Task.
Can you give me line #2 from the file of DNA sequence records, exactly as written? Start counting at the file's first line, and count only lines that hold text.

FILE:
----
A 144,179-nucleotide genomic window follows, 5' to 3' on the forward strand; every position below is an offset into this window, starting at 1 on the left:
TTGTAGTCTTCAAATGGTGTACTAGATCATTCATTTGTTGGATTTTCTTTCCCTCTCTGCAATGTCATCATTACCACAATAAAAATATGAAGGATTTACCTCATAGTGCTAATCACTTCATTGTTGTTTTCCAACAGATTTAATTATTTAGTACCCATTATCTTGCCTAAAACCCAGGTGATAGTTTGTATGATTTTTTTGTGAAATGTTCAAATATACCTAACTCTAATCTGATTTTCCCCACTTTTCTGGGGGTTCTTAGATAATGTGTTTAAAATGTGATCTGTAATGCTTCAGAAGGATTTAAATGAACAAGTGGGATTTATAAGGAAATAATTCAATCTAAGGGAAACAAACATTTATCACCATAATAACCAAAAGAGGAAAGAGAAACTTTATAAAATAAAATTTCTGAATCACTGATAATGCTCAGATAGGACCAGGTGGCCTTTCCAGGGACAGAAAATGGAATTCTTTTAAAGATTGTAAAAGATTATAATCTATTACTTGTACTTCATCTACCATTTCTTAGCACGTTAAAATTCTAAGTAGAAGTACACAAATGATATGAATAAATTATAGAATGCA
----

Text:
TTGTAGTCTTCAAATGGTGTACTAGATCATTCATTTGTTGGATTTTCTTTCCCTCTCTGCAATGTCATCATTACCACAATAAAAATATGAAGGATTTACCTCATAGTGCTAATCACTTCATTGTTGTTTTCCAACAGATTTAATTATTTAGTACCCATTATCTTGCCTAAAACCCAGGTGATAGTTTGTATGATTTTTTTGTGAAATGTTCAAATATACCTAACTCTAATCTGATTTTCCCCACTTTTCTGGGGGTTCTTAGATAATGTGTTTAAAATGTGATCTGTAATGCTTCAGAAGGATTTAAATGAACAAGTGGGATTTATAAGGAAATAATTCAATCTAAGGGAAACAAACATTTATCACCATAATAACCAAAAGAGGAAAGAGAAACTTTATAAAATAAAATTTCTGAATCACTGATAATGCTCAGATAGGACCAGGTGGCCTTTCCAGGGACAGAAAATGGAATTCTTTTAAAGATTGTAAAAGATTATAATCTATTACTTGTACTTCATCTACCATTTCTTAGCACGTTAAAATTCTAAGTAGAAGTACACAAATGATATGAATAAATTATAGAATGCA